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May 30, 2011 | by  | in Features | [ssba]

The Lomo Experience

My package had arrived. I pulled her out and held her in my hands. She feels so light! What’s this little switch for? Oh, here’s the coloured flash bit—I guess I’ll be needing batteries too? My Holga had arrived, and my relationship with film photography had begun.

eVer Since i read about the Diana F+, which then led to Lomography, I was intrigued. My initial reaction was “I want that”. As the things that tend to prompt these words are usually unnecessary and unable to be funded on my student budget, these ‘wants’ are often momentary, and I forget I even ‘wanted’ in the first place. But Lomography left a lasting impression. Many Trade Me searches later, I finally committed and clicked the ‘Buy Now’ button on a Holga 120CFN auction.

You may of heard of Holga, Diana F+, Lomo (LC-A) and Coloursplash. These are all film cameras that many would describe as ‘old school’. They are part of a revival called Lomography, which refers to a kind of film camera and the vibrantly coloured, heavily saturated, and blurred- edged nature of the prints these cameras produce. The Lomography ethos is underpinned by ’10 Golden Rules’ describing the way photos should be taken. The idea is to take your camera everywhere you go, and to take snaps of everything—of anything. Be spontaneous, be ridiculous, go crazy.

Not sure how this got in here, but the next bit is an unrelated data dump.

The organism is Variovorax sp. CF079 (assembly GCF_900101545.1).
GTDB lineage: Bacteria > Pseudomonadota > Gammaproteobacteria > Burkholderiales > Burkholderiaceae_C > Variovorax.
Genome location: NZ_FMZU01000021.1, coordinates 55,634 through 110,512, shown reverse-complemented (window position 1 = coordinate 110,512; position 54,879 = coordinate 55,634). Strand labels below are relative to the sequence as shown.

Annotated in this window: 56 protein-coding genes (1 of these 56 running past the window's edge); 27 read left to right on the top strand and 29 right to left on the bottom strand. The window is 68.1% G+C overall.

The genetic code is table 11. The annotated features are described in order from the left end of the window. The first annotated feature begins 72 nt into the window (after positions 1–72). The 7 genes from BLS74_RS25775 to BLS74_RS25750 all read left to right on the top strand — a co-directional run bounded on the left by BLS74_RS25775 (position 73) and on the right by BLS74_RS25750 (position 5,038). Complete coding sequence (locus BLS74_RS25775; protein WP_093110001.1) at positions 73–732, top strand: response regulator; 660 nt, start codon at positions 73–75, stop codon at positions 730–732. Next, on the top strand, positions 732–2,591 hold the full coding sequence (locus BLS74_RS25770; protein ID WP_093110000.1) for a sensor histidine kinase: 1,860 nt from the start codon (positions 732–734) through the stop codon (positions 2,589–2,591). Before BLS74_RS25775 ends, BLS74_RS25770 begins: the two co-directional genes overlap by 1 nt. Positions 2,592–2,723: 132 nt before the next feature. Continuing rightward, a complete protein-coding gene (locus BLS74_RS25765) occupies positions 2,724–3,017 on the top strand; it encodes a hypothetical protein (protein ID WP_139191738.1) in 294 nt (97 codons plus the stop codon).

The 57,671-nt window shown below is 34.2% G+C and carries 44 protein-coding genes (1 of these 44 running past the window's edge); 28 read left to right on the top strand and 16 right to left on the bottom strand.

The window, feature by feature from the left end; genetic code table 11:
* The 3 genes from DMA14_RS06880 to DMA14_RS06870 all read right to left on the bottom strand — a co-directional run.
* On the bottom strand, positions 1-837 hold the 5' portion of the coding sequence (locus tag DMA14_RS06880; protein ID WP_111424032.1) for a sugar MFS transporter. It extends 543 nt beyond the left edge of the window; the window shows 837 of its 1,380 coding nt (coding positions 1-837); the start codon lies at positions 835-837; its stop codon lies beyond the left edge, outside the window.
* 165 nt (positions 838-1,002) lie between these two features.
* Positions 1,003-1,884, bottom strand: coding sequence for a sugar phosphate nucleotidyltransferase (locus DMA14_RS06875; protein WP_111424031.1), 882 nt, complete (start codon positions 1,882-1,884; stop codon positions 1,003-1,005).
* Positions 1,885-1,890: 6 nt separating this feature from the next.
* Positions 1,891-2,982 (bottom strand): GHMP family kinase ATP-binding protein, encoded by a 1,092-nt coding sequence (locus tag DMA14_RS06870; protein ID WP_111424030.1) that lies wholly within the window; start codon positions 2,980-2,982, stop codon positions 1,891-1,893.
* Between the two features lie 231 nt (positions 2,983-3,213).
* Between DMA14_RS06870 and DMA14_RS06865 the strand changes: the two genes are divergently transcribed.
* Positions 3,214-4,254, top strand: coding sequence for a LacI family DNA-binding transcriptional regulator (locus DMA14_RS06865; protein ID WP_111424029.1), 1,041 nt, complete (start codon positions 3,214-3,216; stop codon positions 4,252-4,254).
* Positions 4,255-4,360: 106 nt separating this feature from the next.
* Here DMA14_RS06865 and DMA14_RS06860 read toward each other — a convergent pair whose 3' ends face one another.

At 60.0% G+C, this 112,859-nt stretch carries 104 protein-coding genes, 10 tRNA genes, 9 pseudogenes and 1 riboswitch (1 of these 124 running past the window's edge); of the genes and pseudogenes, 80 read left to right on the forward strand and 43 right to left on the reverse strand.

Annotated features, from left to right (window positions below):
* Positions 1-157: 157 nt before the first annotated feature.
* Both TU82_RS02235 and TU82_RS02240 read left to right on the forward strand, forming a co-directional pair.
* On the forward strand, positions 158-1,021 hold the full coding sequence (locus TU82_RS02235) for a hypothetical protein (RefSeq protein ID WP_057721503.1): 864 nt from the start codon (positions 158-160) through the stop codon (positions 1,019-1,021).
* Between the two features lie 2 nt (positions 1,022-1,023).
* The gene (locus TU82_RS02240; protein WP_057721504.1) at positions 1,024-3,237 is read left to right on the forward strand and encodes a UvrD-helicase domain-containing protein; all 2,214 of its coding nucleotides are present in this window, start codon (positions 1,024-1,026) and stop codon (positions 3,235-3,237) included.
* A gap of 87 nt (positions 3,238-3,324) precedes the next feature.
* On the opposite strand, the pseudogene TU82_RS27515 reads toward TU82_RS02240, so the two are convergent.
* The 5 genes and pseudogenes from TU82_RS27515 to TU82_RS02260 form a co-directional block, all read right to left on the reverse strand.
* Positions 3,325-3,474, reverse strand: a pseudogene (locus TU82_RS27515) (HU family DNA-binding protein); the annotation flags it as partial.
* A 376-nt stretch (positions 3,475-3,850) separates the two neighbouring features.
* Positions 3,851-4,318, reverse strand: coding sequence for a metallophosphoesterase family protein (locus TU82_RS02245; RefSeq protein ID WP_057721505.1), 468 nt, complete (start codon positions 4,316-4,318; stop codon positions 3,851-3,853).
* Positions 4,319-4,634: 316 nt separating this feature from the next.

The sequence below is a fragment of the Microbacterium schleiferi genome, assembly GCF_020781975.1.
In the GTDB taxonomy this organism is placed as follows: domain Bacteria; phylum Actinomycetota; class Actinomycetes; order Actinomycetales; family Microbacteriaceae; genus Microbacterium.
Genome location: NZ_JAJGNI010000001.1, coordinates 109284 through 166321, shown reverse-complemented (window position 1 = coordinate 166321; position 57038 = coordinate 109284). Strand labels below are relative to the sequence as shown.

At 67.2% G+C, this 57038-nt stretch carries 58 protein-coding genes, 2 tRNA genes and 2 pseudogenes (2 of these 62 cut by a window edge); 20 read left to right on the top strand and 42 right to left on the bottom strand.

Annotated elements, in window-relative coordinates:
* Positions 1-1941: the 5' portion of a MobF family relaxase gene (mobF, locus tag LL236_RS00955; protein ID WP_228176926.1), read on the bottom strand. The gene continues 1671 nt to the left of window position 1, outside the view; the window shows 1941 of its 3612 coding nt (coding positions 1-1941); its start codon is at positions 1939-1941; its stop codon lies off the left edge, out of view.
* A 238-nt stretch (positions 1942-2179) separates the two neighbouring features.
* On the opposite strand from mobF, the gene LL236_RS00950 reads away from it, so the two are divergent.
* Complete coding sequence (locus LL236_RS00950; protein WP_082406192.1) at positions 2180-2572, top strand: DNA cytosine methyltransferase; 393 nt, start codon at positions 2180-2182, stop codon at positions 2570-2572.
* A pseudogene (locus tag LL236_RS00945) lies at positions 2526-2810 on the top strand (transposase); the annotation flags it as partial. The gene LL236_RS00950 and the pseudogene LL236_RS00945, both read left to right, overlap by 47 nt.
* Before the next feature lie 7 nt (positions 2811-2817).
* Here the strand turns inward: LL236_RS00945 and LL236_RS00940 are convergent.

My initial excitement after receiving my Holga in the mail soon turned to helplessness as I realised I had no idea what to do next. Film, aperture, exposure, bulb flash, focus—I’d never heard of any of this. I’m 21-years- old, which means since the age of 14, I’ve taken photos with a digital camera: it’s all I’ve ever known. Technology enabled ordinary people to shift from film photography to digital photography, which enables infinite photo taking, immediate viewing and also immediate deleting!

For someone like myself who seems to break everything, advances in technology has also seen the creation of ‘drop-proof ’ and ‘water-proof ’ cameras (I’m actually on my second ‘drop-proof ’ and ‘water-proof ’ camera; I’m hoping for the introduction of ‘lost-proof ’ cameras soon). When I’m out with my friends and the camera comes out, all I have to do is push the button, because the camera does everything else. It focuses itself and it decides whether or not to flash with auto-flash – I don’t have to use my brain for anything, and it even turns itself off with ‘auto-off’. Film cameras, on the other hand, don’t seem to do anything themselves. You can begin to understand how my experience with Holga has been quite the eyeopener.

Even though Google has the answer to everything, I still didn’t know what film to use, or even if I did, I wouldn’t have the slightest idea how to load it, or which way to push all the switches. So off I trotted down Vivian Street to seek professional help at Wellington Photographic Supplies. With my 35mm adapter, I had my Holga loaded with film, and the nice young man there gave me a rundown on how to use her. I stepped out of that store tingling with excitement, and my hand kept lingering over my handbag where she was sitting. I wanted to take photos straight away. The first photo I took was of my little brothers, who I’d stopped to feed at Subway. After the signature ‘click’ and flash, the littlest one asked “Can I see it?”. Out of habit, I moved to push the playback button and hand it over for them to giggle at—but no playback button! What a strange feeling. It suddenly dawned on me that I wasn’t going to find out what any of my 24 frames were going to look like until I’d shot 24 photos, and had them developed, and this could be over a week away!